Citizen convincted alqaeda assassination plot
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Suspect in Assassination Plot Convicted
Nov 22 3:41 PM US/Eastern
By MATTHEW BARAKAT
Associated Press Writer
An Arab-American college student was convicted Tuesday of joining al- Qaida and plotting to assassinate President Bush.
The federal jury rejected Ahmed Omar Abu Ali's claim that Saudi authorities whipped and tortured him to extract a false confession.
Abu Ali, a 24-year-old U.S. citizen born to a Jordanian father and raised in Falls Church, Va., could get life in prison on charges that included conspiracy to assassinate the president, conspiracy to hijack aircraft and providing support to al-Qaida.
The jury deliberated for 2 1/2 days. Abu Ali swallowed hard before the verdict was read but otherwise showed little emotion. He did not testify at his trial.
"Obviously the jury has spoken, but the fight is not over," defense attorney Khurrum Wahid said. "We intend to use the justice system to prove our client's innocence."
Abu Ali told authoritiees shortly after his arrest at a Medina, Saudi Arabia, university in June 2003 that he joined al-Qaida and discussed various terrorist plots, including a plan to personally assassinate Bush and to establish himself as a leader of an al-Qaida cell in the United States.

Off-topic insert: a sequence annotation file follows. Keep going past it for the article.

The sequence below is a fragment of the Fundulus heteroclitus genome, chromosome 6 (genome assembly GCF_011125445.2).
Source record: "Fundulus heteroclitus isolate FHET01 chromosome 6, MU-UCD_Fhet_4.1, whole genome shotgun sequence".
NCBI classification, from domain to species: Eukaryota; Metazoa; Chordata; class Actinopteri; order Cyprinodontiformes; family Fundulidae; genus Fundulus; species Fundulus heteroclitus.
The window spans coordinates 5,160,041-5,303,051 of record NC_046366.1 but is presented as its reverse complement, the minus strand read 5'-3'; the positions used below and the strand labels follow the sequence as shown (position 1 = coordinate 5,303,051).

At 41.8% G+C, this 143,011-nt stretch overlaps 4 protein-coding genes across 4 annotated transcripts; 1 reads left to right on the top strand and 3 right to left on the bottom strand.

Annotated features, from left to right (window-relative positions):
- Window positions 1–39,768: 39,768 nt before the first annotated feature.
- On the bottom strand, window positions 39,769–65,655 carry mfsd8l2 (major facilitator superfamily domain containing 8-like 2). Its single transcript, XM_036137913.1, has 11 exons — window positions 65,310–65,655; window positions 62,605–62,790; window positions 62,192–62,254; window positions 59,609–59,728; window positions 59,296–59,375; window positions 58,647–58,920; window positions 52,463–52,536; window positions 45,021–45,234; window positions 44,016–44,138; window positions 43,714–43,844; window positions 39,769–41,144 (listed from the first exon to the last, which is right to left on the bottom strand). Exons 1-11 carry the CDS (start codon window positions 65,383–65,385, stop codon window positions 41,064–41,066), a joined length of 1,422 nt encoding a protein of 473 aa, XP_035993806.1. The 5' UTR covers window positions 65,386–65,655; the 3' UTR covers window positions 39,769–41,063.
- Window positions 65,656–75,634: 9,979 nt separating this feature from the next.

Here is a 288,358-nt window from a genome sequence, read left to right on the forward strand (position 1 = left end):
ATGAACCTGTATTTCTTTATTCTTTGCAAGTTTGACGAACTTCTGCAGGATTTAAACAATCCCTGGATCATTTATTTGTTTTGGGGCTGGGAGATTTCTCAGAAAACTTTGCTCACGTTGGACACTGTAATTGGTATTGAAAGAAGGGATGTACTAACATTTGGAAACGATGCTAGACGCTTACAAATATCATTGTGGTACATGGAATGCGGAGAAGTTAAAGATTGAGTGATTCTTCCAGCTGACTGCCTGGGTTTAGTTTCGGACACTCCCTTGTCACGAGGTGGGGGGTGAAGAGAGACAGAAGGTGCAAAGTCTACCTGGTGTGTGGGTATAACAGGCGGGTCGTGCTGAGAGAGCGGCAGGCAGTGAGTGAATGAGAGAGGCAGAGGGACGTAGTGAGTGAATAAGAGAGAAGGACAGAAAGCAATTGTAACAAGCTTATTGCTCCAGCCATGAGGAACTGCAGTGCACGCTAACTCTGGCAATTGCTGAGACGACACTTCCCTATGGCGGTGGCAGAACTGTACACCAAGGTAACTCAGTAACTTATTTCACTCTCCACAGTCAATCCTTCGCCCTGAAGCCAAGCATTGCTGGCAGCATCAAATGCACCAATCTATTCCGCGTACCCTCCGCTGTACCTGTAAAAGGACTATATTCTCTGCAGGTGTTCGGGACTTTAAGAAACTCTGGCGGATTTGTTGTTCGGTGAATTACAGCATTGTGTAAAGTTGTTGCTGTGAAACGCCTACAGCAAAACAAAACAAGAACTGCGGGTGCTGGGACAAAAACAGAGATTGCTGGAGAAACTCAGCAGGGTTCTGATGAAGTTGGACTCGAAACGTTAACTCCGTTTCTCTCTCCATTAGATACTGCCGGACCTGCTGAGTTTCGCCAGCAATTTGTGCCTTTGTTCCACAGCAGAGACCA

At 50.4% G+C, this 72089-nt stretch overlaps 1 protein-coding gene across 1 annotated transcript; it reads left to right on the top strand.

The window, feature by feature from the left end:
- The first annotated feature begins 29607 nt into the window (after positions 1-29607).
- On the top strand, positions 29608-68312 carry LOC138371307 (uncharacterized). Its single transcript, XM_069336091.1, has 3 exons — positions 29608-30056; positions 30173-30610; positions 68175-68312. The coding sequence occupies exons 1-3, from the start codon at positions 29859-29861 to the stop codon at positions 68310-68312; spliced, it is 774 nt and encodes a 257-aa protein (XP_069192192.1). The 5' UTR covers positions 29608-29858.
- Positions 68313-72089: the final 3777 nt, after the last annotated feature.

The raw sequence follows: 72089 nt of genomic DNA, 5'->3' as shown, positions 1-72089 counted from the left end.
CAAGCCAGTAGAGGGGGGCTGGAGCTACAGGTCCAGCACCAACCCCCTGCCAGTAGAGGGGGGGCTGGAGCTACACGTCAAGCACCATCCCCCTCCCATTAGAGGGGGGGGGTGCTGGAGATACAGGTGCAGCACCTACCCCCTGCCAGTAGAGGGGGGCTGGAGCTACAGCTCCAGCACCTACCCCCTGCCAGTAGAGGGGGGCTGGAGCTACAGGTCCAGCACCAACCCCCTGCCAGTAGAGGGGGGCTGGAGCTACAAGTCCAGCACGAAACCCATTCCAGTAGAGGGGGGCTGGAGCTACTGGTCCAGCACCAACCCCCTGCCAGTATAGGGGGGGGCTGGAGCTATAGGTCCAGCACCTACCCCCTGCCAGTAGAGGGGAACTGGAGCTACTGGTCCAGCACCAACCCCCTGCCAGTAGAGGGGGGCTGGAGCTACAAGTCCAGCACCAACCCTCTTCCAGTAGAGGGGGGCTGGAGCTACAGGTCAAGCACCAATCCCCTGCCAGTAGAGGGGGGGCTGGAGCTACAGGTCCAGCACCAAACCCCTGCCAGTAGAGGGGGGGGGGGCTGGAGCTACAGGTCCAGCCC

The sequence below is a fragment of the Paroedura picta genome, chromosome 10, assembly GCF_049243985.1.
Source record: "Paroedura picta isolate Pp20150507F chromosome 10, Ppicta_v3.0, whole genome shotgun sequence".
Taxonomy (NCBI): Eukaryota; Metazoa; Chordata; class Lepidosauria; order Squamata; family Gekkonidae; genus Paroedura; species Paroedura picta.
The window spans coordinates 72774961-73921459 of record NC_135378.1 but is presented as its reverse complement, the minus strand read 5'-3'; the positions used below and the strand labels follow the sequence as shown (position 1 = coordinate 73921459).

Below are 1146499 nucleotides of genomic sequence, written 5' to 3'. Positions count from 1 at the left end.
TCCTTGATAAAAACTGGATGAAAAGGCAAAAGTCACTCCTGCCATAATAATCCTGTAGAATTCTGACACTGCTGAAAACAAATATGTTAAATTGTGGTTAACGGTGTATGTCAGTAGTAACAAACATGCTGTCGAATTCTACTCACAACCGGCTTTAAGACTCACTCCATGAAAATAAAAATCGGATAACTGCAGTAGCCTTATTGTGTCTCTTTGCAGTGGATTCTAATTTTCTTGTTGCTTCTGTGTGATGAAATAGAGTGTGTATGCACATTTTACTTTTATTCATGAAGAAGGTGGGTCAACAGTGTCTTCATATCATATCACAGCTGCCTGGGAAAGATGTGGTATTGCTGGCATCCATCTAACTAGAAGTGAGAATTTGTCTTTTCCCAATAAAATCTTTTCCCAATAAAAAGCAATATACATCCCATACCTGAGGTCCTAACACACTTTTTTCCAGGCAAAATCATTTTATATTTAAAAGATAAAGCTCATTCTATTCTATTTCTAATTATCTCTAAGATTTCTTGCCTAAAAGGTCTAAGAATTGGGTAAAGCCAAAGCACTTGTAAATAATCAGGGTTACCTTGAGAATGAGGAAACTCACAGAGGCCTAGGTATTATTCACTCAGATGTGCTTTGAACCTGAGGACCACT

But the defense countered that he was tortured by the Saudi security force known as the Mubahith.
Wahid suggested that an al-Qaida member arrested by the Saudis falsely fingered Abu Ali to protect other cell members still at large. "You think the al-Qaida guys are going to give up a fellow al-Qaida, or did they pick some patsy from the University of Medina?" Wahid said in closing arguments.
Prosecutors said he was never mistreated and confessed voluntarily.
Prosecutors said Abu Ali went to Saudi Arabia in 2002 with the notion of becoming a terrorist and later met al-Qaida's No. 2 man in Medina.
"The true focus of his education quickly became apparent," prosecutor Stephen Campbell said. "Instead of studying Islamic law, he began attending secret terrorist training sessions."
Copyright 2005 The Associated Press.